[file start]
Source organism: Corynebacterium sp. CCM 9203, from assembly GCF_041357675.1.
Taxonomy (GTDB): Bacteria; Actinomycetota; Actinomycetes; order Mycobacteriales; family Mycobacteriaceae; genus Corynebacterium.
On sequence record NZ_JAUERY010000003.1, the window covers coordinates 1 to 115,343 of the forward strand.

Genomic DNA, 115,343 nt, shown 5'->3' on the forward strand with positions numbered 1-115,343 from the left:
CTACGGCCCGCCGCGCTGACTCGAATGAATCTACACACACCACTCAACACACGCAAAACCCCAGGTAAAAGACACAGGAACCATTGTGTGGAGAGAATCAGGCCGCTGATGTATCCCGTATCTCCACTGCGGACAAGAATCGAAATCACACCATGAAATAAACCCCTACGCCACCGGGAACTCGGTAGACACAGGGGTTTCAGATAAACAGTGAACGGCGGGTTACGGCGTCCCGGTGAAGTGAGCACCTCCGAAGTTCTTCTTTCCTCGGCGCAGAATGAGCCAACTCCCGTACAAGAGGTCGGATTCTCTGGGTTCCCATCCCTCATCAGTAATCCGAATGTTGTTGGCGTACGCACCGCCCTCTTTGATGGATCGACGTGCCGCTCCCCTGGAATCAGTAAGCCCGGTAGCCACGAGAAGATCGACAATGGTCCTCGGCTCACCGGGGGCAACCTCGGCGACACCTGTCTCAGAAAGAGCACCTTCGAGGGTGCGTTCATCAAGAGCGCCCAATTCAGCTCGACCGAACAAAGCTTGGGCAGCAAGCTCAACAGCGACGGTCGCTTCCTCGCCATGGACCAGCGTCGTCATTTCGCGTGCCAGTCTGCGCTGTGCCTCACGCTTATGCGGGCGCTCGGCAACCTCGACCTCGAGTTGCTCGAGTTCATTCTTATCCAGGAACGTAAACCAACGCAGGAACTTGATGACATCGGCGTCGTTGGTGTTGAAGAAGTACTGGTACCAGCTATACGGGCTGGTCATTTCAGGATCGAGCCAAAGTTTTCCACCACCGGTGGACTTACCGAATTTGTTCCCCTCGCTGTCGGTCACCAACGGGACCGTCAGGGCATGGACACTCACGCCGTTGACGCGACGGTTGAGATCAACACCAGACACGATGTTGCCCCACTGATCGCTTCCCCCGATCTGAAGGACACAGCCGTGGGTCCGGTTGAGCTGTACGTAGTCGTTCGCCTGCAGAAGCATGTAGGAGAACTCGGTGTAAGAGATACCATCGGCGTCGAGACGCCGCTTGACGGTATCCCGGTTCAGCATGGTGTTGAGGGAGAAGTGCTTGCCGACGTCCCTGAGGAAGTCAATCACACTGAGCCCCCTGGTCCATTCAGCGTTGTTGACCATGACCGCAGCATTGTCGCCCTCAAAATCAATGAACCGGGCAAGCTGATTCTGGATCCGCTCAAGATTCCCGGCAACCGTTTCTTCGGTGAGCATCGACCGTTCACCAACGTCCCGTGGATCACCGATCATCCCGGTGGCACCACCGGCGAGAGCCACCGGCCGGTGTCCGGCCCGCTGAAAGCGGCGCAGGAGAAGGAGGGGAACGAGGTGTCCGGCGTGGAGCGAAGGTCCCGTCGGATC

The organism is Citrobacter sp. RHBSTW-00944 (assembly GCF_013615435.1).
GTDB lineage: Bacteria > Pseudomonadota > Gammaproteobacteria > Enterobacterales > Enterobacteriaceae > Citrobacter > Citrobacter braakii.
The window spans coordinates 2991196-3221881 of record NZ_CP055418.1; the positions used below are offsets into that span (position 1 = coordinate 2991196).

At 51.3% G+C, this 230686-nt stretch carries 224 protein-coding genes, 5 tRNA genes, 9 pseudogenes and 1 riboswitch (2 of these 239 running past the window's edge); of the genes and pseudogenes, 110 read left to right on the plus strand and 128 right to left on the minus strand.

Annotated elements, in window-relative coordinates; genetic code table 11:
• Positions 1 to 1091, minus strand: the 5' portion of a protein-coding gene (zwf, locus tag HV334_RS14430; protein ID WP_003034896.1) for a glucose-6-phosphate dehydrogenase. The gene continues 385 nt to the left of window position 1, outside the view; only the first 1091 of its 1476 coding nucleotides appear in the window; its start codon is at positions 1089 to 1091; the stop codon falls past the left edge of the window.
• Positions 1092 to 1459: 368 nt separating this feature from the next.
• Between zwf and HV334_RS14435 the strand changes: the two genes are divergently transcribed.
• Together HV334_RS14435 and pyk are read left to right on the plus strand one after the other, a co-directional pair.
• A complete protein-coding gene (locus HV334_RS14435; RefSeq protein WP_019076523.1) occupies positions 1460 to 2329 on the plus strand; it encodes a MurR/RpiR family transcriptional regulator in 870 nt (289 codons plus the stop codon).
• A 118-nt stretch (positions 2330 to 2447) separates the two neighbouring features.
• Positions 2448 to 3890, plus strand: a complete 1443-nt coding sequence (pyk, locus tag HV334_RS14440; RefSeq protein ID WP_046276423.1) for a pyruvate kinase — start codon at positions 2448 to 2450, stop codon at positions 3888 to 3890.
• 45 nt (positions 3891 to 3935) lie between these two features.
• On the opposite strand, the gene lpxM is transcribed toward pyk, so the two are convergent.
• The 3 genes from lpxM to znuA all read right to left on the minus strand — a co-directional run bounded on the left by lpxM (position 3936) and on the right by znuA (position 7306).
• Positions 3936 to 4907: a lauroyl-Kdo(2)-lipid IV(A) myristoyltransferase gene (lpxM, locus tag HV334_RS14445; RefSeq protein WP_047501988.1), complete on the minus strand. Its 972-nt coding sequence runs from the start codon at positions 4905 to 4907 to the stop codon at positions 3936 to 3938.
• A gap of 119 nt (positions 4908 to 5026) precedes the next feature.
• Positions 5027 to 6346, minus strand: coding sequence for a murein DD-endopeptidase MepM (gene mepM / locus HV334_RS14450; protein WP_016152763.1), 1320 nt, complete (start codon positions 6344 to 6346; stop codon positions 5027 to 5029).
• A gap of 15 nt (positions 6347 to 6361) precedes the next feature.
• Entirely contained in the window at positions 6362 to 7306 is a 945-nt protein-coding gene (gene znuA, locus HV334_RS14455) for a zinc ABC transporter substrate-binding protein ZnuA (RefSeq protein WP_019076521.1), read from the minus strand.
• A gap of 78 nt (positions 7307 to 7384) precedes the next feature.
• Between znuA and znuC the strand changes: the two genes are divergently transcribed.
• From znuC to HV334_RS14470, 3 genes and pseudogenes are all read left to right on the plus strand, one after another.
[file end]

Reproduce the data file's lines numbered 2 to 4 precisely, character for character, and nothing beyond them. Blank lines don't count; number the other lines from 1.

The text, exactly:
Taxonomy (GTDB): Bacteria; Actinomycetota; Actinomycetes; order Mycobacteriales; family Mycobacteriaceae; genus Corynebacterium.
On sequence record NZ_JAUERY010000003.1, the window covers coordinates 1 to 115,343 of the forward strand.

Genomic DNA, 115,343 nt, shown 5'->3' on the forward strand with positions numbered 1-115,343 from the left: